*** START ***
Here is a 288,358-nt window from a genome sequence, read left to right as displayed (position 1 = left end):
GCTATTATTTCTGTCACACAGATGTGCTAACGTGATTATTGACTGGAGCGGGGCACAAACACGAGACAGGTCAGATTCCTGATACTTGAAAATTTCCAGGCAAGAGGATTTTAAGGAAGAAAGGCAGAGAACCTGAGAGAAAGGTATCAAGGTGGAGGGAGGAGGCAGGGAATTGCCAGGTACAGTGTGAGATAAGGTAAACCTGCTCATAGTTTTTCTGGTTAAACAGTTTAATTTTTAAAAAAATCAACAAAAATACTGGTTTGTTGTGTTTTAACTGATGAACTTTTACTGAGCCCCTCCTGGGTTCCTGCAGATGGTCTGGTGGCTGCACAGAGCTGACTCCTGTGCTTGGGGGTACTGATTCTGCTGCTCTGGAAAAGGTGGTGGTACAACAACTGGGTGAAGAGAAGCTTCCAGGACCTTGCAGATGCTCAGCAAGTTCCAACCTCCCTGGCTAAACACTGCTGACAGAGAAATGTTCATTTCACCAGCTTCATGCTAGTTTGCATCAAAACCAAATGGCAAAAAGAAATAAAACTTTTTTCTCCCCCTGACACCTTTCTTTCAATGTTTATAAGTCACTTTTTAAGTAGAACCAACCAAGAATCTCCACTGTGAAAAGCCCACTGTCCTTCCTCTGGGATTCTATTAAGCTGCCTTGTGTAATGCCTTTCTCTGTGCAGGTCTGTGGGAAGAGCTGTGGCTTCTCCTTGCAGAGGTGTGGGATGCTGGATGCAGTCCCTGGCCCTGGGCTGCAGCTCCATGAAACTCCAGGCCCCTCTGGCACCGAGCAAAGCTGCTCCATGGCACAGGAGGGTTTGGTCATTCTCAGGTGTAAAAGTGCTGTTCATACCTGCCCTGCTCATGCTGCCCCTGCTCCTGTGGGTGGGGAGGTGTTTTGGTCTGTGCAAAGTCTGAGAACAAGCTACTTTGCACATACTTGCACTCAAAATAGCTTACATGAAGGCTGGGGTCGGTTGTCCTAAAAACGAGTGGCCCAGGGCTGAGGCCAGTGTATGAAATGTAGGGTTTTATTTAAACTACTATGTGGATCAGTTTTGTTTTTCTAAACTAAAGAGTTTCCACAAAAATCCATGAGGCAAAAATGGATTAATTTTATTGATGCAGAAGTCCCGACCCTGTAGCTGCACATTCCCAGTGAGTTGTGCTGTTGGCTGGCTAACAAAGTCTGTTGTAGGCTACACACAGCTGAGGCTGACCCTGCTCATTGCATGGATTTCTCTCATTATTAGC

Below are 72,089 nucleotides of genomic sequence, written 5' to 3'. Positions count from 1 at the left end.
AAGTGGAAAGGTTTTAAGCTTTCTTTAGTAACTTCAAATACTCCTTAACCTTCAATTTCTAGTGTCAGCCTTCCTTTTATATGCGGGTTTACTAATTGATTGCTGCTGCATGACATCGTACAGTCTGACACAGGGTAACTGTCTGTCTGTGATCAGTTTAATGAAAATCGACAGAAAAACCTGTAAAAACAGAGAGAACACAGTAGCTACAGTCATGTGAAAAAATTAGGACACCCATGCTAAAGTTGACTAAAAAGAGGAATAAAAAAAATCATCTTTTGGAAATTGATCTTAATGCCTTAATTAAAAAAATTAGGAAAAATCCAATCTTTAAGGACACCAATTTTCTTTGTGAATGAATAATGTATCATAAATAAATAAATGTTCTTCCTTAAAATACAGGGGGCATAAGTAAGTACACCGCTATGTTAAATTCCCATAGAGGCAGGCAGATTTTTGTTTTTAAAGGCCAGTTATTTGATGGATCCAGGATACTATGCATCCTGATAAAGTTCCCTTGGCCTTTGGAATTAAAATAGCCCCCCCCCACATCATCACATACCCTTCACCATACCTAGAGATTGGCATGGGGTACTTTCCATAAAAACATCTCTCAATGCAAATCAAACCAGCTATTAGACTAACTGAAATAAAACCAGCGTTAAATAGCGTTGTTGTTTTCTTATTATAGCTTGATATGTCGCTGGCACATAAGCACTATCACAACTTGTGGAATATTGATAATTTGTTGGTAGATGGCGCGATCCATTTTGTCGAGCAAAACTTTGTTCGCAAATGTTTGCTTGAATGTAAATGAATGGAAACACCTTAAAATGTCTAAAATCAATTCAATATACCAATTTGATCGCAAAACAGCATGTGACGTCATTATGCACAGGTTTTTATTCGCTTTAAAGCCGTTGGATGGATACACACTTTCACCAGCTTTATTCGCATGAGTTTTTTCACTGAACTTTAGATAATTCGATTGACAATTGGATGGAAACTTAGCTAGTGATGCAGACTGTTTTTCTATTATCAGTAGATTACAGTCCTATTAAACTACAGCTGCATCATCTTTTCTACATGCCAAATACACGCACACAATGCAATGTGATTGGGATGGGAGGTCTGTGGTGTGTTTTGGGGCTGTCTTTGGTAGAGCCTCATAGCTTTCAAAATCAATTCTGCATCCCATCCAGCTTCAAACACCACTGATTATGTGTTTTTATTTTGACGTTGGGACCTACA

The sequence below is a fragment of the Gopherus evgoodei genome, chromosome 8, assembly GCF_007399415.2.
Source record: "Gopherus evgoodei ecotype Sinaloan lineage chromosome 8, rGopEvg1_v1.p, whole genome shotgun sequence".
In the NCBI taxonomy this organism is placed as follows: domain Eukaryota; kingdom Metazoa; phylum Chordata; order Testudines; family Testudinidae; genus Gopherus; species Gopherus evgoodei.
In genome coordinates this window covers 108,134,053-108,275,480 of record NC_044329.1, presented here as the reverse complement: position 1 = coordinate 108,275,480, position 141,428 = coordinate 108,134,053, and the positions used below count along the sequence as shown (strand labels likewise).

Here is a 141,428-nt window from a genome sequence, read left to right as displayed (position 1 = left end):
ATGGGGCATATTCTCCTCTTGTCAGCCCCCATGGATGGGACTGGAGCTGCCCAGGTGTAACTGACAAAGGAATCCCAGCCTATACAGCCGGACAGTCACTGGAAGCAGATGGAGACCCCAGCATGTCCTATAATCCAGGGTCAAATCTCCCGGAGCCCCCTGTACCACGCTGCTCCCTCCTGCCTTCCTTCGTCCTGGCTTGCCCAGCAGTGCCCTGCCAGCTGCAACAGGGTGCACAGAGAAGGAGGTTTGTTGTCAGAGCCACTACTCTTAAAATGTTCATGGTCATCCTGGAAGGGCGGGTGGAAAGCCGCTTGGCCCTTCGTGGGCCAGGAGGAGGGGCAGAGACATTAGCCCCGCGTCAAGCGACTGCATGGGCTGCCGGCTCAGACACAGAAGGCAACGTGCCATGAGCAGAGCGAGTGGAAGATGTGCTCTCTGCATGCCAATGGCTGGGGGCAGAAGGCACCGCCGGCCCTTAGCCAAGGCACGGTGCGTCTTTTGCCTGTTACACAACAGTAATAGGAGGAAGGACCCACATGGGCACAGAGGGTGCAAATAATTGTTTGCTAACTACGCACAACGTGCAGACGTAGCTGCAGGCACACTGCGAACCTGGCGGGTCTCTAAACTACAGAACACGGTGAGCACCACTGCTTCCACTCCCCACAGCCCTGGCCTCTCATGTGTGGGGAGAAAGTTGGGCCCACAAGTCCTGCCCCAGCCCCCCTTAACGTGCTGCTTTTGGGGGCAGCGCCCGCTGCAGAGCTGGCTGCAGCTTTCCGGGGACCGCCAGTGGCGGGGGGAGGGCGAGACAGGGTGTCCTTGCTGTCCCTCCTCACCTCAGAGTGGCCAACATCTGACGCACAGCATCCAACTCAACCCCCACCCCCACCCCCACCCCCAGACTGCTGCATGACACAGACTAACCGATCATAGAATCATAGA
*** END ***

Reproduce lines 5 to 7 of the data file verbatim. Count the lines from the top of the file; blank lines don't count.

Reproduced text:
The sequence below is a fragment of the Gopherus evgoodei genome, chromosome 8, assembly GCF_007399415.2.
Source record: "Gopherus evgoodei ecotype Sinaloan lineage chromosome 8, rGopEvg1_v1.p, whole genome shotgun sequence".
In the NCBI taxonomy this organism is placed as follows: domain Eukaryota; kingdom Metazoa; phylum Chordata; order Testudines; family Testudinidae; genus Gopherus; species Gopherus evgoodei.